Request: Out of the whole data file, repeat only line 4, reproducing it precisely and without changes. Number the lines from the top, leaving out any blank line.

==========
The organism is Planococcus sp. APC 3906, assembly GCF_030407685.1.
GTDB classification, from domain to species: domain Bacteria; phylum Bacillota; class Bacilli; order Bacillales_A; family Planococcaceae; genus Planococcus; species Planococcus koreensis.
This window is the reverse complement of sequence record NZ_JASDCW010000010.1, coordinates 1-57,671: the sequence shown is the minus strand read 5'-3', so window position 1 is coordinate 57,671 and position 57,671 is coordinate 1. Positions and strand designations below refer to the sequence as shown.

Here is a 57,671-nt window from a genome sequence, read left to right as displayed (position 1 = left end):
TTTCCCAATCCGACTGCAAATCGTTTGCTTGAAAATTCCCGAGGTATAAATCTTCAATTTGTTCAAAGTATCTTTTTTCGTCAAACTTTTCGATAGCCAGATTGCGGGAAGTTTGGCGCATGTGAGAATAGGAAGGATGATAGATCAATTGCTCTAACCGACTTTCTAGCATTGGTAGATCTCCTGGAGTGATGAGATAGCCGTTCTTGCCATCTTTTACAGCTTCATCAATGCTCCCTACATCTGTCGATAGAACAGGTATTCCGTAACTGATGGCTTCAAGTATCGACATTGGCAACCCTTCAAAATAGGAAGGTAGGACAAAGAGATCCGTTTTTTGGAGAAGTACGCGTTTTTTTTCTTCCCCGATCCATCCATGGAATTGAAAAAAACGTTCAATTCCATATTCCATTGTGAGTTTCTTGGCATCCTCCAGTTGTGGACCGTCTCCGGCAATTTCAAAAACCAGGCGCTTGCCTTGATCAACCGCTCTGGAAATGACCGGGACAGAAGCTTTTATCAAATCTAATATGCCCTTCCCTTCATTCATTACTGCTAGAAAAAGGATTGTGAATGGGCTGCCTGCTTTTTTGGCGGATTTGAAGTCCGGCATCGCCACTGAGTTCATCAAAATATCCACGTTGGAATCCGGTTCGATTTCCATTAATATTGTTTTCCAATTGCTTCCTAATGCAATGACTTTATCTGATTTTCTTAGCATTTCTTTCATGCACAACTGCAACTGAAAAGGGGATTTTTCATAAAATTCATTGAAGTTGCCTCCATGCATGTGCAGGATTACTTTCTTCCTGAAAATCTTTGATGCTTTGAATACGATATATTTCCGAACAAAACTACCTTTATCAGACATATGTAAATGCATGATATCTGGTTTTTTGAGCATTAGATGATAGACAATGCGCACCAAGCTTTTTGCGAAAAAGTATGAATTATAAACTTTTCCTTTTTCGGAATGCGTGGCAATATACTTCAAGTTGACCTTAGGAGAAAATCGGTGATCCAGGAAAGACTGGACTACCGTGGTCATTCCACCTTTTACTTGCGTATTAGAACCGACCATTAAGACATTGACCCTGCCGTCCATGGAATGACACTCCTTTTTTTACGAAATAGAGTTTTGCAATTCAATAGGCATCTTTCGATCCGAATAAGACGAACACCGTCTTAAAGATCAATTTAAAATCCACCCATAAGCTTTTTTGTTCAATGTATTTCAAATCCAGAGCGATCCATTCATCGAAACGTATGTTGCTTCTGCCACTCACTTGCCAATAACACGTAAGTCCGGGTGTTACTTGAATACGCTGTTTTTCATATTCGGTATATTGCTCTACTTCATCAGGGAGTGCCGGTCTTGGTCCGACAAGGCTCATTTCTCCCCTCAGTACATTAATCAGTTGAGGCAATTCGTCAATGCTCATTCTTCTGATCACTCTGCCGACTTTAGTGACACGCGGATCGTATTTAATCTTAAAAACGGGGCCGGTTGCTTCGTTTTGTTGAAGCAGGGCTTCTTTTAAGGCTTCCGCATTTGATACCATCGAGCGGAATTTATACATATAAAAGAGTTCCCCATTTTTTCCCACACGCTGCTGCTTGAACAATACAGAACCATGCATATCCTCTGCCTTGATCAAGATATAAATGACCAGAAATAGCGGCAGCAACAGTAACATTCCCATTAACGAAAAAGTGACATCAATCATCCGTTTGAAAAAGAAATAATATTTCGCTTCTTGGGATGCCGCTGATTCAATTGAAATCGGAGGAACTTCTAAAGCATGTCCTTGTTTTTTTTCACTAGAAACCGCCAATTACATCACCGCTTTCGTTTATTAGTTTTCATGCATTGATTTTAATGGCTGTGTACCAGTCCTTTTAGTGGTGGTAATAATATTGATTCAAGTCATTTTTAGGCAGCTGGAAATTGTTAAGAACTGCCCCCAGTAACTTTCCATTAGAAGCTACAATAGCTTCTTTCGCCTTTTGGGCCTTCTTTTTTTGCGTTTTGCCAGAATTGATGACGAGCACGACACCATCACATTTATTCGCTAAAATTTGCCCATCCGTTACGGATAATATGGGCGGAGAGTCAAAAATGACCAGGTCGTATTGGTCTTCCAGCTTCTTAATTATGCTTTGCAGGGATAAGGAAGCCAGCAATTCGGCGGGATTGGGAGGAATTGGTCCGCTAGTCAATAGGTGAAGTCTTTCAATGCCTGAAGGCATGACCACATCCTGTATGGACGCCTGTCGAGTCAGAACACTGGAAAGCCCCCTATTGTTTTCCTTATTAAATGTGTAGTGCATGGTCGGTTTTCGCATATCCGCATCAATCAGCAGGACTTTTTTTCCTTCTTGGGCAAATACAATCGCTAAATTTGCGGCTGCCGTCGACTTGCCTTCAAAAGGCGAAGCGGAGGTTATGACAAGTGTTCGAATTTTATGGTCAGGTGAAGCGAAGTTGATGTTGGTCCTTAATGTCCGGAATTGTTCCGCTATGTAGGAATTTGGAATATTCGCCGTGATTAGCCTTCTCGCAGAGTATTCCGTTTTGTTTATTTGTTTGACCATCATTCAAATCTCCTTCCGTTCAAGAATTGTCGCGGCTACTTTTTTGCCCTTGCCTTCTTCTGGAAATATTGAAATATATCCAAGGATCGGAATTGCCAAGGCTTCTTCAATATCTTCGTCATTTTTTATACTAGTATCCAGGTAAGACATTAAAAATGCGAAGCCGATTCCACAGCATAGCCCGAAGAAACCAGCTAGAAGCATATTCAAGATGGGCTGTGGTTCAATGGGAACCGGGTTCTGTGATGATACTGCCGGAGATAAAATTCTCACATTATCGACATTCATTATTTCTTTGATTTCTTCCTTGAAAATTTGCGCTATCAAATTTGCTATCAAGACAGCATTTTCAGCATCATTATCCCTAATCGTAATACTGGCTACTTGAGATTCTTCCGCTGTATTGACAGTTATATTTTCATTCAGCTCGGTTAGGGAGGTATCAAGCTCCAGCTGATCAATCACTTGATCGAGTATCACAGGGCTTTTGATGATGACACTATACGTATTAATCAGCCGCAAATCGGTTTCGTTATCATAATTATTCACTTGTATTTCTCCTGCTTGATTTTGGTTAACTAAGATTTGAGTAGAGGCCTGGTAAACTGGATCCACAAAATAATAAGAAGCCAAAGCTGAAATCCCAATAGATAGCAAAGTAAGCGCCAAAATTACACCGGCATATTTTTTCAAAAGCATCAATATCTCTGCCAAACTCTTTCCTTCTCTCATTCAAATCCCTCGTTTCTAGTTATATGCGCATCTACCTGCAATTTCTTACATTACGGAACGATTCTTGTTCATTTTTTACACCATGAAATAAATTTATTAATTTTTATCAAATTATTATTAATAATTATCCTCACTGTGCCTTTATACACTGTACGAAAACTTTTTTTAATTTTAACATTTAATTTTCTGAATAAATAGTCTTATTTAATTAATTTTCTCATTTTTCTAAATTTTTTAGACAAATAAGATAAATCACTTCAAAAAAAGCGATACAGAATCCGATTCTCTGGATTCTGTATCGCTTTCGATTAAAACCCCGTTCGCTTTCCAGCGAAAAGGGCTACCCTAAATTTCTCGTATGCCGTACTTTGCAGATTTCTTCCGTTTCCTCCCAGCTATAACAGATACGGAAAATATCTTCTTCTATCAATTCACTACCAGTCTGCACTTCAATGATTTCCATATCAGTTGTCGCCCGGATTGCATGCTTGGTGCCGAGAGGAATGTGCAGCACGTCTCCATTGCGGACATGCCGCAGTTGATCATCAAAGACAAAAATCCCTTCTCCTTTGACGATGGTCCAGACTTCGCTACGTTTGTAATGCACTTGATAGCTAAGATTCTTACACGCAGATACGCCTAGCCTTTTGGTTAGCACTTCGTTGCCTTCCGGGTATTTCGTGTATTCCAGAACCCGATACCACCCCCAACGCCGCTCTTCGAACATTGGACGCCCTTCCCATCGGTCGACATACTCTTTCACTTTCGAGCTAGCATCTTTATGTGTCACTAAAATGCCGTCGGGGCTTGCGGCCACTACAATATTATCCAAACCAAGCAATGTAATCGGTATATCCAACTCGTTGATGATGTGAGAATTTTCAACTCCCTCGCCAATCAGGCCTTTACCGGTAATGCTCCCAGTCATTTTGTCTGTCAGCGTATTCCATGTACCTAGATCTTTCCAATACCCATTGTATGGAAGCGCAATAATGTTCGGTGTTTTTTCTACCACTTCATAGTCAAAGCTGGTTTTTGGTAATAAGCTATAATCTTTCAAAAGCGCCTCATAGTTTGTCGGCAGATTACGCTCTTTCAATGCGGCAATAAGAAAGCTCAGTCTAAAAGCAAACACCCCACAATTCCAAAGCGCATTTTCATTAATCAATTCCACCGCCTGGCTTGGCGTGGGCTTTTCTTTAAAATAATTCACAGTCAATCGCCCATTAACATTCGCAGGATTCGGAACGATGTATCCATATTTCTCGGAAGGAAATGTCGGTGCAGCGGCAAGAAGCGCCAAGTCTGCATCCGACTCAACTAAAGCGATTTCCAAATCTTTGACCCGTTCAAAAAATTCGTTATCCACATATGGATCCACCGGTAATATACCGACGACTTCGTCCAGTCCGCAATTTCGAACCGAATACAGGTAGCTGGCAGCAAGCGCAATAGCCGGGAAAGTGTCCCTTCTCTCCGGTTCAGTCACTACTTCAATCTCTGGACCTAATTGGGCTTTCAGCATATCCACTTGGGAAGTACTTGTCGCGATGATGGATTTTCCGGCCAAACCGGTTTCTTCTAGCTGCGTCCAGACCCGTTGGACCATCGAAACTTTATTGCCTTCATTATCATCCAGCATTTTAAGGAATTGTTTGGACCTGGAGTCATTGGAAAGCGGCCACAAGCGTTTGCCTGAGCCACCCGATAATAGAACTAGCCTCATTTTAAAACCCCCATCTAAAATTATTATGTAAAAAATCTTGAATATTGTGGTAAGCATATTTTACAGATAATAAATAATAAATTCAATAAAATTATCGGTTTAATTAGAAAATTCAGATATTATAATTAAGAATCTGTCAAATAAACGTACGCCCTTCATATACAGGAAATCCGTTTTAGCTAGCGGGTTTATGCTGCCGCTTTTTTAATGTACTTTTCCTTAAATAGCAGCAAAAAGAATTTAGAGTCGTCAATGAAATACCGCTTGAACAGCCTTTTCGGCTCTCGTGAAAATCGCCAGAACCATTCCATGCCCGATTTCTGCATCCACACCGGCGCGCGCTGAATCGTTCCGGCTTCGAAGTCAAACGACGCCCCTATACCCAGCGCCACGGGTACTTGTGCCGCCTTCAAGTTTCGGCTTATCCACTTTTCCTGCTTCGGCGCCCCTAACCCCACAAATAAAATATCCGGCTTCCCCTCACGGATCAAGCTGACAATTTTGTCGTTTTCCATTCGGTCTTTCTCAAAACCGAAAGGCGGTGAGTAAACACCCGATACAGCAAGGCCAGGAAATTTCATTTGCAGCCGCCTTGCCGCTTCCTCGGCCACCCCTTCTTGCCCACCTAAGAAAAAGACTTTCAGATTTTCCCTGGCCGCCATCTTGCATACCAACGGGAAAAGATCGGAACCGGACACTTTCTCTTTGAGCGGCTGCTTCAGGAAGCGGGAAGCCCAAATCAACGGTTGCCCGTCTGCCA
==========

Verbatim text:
Here is a 57,671-nt window from a genome sequence, read left to right as displayed (position 1 = left end):